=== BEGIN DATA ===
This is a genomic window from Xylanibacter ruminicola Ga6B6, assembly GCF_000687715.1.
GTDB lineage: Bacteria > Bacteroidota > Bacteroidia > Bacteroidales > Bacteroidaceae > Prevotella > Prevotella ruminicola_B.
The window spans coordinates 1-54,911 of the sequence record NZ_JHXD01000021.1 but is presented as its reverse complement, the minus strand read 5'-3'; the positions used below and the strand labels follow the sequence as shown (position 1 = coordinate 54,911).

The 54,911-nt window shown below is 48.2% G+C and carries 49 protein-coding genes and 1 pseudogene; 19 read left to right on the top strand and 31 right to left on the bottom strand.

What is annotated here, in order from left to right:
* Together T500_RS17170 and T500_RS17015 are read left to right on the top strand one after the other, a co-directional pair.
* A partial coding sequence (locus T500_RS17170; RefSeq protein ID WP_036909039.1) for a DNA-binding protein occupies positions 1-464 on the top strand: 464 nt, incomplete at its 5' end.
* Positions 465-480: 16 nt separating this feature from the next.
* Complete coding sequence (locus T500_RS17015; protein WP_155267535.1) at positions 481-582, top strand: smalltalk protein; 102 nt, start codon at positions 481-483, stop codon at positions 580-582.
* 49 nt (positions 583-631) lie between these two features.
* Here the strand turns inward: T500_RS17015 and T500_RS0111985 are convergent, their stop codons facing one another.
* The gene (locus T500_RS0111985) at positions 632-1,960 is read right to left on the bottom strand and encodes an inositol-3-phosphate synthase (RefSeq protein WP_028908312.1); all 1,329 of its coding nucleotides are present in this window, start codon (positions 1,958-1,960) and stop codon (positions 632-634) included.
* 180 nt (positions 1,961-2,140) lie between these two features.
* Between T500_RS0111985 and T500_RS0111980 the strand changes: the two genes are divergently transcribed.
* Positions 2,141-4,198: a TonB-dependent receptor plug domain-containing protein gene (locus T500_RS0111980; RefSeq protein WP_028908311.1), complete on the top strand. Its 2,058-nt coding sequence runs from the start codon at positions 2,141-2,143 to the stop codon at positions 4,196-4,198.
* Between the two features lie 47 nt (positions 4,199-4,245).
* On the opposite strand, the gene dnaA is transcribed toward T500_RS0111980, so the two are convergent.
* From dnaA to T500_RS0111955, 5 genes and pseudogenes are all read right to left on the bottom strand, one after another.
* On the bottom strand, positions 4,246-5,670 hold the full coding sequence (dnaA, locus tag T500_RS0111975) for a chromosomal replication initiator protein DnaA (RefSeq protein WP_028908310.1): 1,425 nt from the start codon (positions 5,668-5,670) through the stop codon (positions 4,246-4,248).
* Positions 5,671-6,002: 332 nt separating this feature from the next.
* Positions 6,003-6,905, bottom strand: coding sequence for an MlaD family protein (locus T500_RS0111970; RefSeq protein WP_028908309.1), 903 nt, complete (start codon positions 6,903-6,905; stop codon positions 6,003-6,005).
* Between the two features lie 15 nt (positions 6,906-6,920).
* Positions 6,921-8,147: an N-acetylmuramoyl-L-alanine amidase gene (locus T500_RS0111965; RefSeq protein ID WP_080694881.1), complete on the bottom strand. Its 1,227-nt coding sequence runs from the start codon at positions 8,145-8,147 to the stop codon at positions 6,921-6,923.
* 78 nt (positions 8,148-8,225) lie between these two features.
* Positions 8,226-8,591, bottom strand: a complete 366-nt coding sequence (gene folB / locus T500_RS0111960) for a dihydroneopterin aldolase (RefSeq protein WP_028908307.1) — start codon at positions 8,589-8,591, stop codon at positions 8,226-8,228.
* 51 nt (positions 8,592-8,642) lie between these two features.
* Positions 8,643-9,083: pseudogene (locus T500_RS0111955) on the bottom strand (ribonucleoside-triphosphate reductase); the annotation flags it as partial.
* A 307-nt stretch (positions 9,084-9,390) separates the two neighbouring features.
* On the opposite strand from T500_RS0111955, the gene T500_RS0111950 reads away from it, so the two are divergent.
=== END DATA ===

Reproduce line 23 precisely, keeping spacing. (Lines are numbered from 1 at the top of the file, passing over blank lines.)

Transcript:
* Positions 6,921-8,147: an N-acetylmuramoyl-L-alanine amidase gene (locus T500_RS0111965; RefSeq protein ID WP_080694881.1), complete on the bottom strand. Its 1,227-nt coding sequence runs from the start codon at positions 8,145-8,147 to the stop codon at positions 6,921-6,923.